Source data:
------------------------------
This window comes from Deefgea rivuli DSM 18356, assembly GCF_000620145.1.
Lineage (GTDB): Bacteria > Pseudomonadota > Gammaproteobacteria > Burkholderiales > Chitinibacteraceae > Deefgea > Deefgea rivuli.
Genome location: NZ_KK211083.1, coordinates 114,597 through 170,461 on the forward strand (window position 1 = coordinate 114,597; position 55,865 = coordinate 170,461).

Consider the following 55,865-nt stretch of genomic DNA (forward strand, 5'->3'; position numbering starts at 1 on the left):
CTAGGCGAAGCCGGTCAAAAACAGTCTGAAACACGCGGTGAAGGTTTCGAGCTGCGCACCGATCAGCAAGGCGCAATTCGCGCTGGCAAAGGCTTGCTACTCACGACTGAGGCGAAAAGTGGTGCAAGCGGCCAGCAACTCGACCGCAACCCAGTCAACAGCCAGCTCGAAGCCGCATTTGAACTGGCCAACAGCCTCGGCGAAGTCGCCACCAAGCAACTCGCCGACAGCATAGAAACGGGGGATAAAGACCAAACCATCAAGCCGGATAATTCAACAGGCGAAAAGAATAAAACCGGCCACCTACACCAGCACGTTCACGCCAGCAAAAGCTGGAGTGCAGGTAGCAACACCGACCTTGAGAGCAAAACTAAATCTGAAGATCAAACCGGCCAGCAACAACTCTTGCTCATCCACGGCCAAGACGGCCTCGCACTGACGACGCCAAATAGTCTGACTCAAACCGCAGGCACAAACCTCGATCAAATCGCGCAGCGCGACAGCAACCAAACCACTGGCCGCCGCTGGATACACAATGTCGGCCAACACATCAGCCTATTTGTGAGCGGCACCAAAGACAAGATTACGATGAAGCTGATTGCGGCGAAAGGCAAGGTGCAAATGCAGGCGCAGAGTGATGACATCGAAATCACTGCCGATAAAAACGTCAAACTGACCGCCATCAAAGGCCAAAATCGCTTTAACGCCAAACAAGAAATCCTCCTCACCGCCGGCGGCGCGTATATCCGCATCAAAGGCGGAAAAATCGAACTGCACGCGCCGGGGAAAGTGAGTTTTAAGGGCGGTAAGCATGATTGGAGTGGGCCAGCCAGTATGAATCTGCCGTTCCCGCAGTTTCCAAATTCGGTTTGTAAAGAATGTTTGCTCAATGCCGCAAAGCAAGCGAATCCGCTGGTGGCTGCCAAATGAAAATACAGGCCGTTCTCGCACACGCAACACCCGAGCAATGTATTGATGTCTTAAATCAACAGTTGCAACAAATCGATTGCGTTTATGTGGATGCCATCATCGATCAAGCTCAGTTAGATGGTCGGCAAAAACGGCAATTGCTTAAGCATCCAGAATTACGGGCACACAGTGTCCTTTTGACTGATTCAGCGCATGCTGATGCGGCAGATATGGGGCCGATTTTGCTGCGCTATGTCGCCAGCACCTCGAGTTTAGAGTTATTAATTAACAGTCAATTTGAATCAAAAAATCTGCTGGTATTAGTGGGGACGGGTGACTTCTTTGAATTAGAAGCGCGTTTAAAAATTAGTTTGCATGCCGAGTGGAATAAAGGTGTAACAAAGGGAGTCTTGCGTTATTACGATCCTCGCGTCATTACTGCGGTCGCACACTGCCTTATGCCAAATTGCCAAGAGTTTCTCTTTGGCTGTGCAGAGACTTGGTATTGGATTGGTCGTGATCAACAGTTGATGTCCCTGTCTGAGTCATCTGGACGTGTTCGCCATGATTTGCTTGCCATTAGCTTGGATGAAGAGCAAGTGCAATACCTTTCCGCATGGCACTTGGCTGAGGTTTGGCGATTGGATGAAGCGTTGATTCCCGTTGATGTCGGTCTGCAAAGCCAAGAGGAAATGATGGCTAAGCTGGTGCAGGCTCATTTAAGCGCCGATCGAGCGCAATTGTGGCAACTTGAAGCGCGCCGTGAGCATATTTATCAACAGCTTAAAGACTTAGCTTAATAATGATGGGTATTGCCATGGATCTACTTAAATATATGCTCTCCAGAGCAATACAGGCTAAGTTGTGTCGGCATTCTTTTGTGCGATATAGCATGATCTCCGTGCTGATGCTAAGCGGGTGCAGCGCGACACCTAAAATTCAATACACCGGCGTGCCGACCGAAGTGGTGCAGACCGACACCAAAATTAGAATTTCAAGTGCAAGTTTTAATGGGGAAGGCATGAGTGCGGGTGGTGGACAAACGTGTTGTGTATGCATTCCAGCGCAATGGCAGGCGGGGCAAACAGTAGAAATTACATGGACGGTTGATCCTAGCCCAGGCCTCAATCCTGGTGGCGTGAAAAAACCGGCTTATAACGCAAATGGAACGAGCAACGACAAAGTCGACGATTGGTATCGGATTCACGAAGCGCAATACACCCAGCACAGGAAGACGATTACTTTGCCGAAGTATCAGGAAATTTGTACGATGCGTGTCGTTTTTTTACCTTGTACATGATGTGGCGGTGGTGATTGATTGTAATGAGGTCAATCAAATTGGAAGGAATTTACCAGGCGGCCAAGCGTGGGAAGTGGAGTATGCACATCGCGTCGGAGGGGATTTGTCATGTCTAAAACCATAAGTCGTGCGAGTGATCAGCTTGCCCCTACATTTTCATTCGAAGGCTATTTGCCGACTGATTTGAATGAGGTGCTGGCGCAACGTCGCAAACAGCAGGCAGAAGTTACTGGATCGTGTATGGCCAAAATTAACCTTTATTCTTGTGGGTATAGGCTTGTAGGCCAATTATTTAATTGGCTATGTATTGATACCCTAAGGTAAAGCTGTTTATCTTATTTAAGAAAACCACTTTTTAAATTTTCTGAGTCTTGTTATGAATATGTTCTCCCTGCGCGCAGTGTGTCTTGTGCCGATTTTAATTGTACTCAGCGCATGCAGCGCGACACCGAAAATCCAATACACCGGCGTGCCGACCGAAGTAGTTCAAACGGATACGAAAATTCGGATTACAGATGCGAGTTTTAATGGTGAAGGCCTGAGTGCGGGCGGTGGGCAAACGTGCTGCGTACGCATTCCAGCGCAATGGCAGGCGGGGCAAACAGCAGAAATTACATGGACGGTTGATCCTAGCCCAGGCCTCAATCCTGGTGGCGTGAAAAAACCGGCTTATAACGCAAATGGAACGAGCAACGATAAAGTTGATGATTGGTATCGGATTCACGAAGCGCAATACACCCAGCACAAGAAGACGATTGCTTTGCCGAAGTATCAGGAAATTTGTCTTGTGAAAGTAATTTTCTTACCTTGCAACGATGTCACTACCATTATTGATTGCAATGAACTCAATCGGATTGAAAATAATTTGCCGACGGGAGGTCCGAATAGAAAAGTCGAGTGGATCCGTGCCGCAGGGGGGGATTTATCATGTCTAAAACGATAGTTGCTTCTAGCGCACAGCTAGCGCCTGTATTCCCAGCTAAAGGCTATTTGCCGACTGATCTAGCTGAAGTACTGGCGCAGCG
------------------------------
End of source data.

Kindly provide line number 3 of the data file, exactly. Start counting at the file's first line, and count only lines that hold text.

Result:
Genome location: NZ_KK211083.1, coordinates 114,597 through 170,461 on the forward strand (window position 1 = coordinate 114,597; position 55,865 = coordinate 170,461).